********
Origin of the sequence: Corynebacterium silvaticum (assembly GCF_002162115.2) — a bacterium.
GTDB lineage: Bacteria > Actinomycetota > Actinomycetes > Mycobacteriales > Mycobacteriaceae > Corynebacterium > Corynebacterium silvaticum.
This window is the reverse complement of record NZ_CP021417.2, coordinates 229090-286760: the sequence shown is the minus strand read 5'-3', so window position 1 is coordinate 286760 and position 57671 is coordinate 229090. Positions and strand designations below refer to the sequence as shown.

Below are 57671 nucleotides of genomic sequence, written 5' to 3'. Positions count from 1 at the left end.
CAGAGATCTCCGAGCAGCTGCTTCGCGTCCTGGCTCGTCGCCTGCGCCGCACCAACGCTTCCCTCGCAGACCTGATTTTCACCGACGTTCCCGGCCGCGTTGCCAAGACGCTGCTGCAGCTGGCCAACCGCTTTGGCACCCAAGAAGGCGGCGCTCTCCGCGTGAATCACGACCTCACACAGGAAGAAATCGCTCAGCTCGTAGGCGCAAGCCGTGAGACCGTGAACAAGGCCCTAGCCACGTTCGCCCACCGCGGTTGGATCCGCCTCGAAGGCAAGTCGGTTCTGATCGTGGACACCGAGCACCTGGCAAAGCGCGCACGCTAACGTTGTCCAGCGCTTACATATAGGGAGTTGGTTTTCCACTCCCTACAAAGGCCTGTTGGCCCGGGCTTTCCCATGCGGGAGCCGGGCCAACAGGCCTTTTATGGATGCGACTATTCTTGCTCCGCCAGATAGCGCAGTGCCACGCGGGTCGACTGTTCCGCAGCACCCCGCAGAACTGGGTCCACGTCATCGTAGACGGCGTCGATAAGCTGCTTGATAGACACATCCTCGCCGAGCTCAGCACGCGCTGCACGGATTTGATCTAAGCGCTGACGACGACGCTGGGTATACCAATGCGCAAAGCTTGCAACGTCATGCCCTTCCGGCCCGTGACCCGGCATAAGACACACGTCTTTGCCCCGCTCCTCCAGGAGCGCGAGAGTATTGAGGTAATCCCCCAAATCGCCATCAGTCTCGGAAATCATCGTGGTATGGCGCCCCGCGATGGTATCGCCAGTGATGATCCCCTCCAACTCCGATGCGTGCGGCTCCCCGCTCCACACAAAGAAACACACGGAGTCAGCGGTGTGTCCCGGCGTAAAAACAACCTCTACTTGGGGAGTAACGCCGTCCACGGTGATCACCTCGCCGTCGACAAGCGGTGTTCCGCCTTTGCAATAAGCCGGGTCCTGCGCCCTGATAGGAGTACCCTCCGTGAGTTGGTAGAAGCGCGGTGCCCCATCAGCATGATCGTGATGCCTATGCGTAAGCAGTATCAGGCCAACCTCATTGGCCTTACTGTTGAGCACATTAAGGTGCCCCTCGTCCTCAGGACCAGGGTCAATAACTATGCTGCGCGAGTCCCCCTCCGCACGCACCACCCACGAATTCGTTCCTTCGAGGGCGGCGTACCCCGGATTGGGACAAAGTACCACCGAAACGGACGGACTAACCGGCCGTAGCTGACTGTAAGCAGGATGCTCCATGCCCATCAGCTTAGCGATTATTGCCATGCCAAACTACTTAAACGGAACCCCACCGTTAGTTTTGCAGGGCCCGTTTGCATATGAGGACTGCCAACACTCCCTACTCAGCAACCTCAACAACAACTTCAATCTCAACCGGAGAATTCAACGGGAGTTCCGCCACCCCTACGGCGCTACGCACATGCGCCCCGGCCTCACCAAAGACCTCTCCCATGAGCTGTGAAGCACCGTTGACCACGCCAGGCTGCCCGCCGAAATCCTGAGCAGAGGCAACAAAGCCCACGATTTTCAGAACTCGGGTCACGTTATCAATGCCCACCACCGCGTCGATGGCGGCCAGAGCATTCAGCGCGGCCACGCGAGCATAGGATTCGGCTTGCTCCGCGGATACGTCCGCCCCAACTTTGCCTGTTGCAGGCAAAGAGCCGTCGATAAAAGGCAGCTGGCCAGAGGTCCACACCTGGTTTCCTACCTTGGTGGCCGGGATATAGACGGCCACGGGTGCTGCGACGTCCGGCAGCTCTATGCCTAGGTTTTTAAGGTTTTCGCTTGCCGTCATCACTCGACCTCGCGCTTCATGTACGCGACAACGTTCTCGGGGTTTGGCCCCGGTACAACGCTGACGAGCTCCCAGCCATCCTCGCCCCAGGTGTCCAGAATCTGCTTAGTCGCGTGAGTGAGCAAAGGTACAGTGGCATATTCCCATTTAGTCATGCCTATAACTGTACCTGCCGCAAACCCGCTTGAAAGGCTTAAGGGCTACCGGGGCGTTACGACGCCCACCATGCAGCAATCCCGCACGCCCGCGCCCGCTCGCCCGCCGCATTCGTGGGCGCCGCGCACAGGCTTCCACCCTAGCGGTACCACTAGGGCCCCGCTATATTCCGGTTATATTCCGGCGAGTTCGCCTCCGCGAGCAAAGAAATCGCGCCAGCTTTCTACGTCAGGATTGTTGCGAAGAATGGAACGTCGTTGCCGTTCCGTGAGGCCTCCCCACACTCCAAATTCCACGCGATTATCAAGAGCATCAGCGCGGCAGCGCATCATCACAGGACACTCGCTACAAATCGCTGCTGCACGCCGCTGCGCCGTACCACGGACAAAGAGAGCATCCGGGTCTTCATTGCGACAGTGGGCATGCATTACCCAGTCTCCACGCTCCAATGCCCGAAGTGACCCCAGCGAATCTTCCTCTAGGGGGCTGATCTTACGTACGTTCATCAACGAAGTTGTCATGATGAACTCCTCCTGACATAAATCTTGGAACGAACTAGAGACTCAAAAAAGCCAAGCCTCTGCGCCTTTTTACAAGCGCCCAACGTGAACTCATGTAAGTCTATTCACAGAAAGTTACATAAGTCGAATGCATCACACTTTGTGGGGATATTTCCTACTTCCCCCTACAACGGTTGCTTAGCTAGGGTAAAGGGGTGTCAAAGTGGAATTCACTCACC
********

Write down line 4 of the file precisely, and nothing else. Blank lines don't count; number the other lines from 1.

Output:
Below are 57671 nucleotides of genomic sequence, written 5' to 3'. Positions count from 1 at the left end.